Polman: The banana republic candidate

Dick Polman
Dick Polman

Down in the dark where the demons live, Donald Trump surely knows he's DOA. So he figures that what the heck, he might as well do his best to exhibit his very worst.

And during the second presidential debate, Trump went full thug. He said that if he wins, he'll sic a special prosecutor on Hillary Clinton and lock her away. And when Clinton said, "it's just awfully good that someone with the temperament of Donald Trump is not in charge of the law of our country," he shot back: "Because you'd be in jail."

Presumably, we have not become so numb to his demagoguery that we cannot recognize the clear and present danger he poses to our democratic values.

Not surprisingly, his latest debate performance was studded with lowlights. He said that his boasting of sexual assault caught on tape was just "locker room talk," but I can attest, from personal experience, that locker-room guys pushing 60 don't talk about assaulting women. They mostly whine that attractive women treat them like they're invisible. By the way, Trump also said, "Nobody has more respect for women than I do," and I won't even bother to parse that one.

Let's see, what else ... He said that Clinton has "tremendous hate in her heart," which is what the shrinks call psychological projection, the need to defend oneself against one's worst unconscious impulses. He also made all kinds of excuses for Putin, which figures. He also denied that he sent a late-night tweet asking us to "check out sex tape" of a former beauty queen, lying about the very thing we all saw with our own eyes.

Let's see, what else ... When a Muslim-American asked Trump, "How will you help people like me deal with the consequences of being labeled as a threat to the country?" he replied that Muslims should stop abetting terrorism. For instance, "In San Bernardino, many people saw the bombs all over the apartment of the two people that killed 14 and wounded many, many people." Therefore, "Muslims have to report the problems when they see them." There's no evidence whatsoever that Muslims in San Bernadino saw "bombs all over the apartment" and refused to report it.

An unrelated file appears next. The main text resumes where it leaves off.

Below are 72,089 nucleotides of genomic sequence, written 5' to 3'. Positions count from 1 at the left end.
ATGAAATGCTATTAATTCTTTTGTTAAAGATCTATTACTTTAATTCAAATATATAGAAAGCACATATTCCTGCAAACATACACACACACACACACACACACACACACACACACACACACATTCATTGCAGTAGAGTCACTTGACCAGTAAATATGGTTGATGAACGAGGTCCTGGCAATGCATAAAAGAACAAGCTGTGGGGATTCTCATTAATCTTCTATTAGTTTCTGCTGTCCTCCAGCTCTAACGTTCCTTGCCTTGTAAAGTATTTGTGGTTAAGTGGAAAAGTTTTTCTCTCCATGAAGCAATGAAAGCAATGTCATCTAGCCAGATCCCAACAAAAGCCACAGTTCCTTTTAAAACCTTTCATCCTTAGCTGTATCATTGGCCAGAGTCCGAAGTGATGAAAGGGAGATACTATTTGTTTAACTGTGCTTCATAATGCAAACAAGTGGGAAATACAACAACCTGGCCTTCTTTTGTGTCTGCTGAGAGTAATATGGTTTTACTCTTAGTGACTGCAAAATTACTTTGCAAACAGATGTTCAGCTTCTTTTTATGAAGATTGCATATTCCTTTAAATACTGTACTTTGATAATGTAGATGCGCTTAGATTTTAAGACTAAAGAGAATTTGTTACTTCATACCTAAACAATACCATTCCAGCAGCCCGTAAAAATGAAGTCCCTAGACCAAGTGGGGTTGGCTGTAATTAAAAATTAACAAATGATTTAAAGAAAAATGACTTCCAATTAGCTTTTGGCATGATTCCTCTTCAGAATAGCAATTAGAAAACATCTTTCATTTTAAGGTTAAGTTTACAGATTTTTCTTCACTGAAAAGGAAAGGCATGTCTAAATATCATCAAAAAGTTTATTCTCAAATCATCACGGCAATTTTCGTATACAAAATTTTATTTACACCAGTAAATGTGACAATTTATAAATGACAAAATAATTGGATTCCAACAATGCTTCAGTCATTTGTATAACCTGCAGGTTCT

Let's see, what else ... He stonewalled yet again about his tax returns and his income taxes. And he's not even in sync with his running mate about whether to get tough with Russia. When Trump was told that Mike Pence wants to meet Russian provocations with American strength, he replied: "He and I haven't spoken, and I disagree." (Um ... Your running mate said that stuff about Russia five nights earlier, tough stuff that contradicts your soft stance, and you didn't speak to him in all that time?)

But of all the lowlights (and there were many more), his banana republic thuggery ranked highest. Ari Fleischer, who served as George W. Bush's secretary, who in no way can be considered a fan of Hillary Clinton, said last night: "Winning candidates don't threaten to put opponents in jail. Presidents don't threaten prosecution of individuals. Trump is wrong."

Trump is worse than wrong. He aspires to be Putin's Mini-Me, to be a tinpot dictator like Juan Peron. He has no respect for the peaceful transition of power — in part because he is ruled by his vile temperament and his vengeful impulses; in part because he has never spent a day in public service, appointive or elective, and therefore has no clue about the responsible exercise of power.

He goes on national TV, in a debate watched by tens of millions of Americans, and threatens a politically-motivated prosecution as if it were normal. Shame on us if we take this as normal.

Most of what Trump said and did last night will be applauded by his peanut gallery, which has a bottomless thirst for his serial lies and demagogic drivel. He has a lock on 35 to 40 percent of the electorate — that's his floor — but his debate performance won't raise his ceiling. There simply aren't enough acolytes to comprise a winning majority. Based on what he said and did Sunday night, will tens of millions of new voters suddenly flock to him? Will the dozens of Republican lawmakers who dumped him this weekend suddenly change their minds? Nah. And now they're on record demanding that he quit the race.

Imagine that. A month away from election day, and the nominee of a major party is under siege to quit. But hey, I'm glad he's defiant. For the sake of the democratic values we revere, the best scenario is for this fatally-wounded wildebeest to lumber wildly across the land, bleeding from his wherevers, to the bitter end.

Dick Polman is the national political columnist at NewsWorks/WHYY in Philadelphia ( and a "Writer in Residence" at the University of Pennsylvania.